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Trade, Reform, and Structural Transformation in South Korea

Caroline Betts, Rahul Giri () and Rubina Verma ()
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Rahul Giri: International Monetary Fund
Rubina Verma: Instituto Tecnológico Autónomo de México

IMF Economic Review, 2017, vol. 65, issue 4, 745-791

Abstract: Abstract We develop a two-country, three-sector model to quantify the effects of Korean trade policies for structural change from 1963 through 2000. The model features non-homothetic preferences, Armington trade, proportional import tariffs and export subsidies, and is calibrated to match sectoral value added data on Korean production and trade. Korea’s tariff liberalization increased imports and trade, especially agricultural imports, accelerating de-agriculturalization and intensifying industrialization. Korean subsidy liberalization lowered exports and trade, especially industrial exports, attenuating industrialization. Thus, while individually powerful agents for structural change, Korea’s tariff and subsidy reforms offset each other. Subsidy reform dominated quantitatively; lower trade, higher agricultural and lower industrial employment shares, and slower industrialization were observed than in a counterfactual economy with no post-1963 policy reform.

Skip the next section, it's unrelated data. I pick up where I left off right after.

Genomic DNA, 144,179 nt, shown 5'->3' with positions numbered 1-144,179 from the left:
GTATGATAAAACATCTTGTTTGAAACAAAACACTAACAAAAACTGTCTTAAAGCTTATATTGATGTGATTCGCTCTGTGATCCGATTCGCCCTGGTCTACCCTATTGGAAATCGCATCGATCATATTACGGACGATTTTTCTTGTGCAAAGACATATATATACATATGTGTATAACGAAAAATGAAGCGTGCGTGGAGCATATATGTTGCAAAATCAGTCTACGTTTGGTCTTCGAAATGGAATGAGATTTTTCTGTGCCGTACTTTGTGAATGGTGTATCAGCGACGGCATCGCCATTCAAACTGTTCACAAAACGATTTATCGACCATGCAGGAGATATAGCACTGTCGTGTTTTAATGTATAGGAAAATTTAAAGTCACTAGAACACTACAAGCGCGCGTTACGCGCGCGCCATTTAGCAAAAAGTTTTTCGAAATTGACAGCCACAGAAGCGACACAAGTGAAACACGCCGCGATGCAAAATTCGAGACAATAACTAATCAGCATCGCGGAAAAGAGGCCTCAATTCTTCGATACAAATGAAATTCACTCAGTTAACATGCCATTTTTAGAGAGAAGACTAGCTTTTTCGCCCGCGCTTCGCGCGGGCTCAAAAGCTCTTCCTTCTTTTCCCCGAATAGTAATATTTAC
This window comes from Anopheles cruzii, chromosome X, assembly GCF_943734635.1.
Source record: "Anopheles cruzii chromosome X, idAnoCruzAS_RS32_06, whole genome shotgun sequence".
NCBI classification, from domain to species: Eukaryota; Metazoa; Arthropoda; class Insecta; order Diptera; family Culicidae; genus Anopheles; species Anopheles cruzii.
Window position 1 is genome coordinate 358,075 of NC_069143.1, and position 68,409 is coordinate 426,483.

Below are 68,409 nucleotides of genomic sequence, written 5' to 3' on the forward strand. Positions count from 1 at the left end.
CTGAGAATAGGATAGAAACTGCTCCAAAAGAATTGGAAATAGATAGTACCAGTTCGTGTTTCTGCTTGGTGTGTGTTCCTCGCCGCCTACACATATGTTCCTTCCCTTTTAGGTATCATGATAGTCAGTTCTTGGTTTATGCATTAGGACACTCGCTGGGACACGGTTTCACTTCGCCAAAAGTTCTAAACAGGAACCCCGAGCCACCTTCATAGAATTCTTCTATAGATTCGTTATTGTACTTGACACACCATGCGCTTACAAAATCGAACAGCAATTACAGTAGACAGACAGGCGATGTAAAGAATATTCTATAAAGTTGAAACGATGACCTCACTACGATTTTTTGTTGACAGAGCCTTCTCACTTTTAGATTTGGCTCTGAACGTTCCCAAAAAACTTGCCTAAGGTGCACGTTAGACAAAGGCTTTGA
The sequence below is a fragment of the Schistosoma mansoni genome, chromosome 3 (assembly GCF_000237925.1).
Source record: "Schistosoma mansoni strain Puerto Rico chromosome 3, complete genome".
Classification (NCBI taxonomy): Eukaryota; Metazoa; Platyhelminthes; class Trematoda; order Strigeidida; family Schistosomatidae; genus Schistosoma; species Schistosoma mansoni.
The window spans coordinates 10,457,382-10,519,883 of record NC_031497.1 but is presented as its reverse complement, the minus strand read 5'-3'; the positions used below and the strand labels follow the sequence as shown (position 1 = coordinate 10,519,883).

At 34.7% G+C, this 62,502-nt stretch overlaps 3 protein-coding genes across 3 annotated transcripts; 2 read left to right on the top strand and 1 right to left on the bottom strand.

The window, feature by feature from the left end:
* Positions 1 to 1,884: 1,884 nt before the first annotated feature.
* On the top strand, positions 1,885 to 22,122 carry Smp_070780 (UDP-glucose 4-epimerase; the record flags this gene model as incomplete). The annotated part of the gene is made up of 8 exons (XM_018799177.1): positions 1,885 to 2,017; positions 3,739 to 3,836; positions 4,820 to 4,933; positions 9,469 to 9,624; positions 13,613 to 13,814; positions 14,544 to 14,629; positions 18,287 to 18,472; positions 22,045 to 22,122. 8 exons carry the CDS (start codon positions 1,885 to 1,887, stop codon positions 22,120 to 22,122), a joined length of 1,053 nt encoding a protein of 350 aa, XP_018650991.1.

Keywords: F13; F14; F43; O14; O41 (search for similar items in EconPapers)
Date: 2017
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Working Paper: Trade, Reform, and Structural Transformation in South Korea (2017) Downloads
Working Paper: Trade, Reform, And Structural Transformation in South Korea (2013) Downloads
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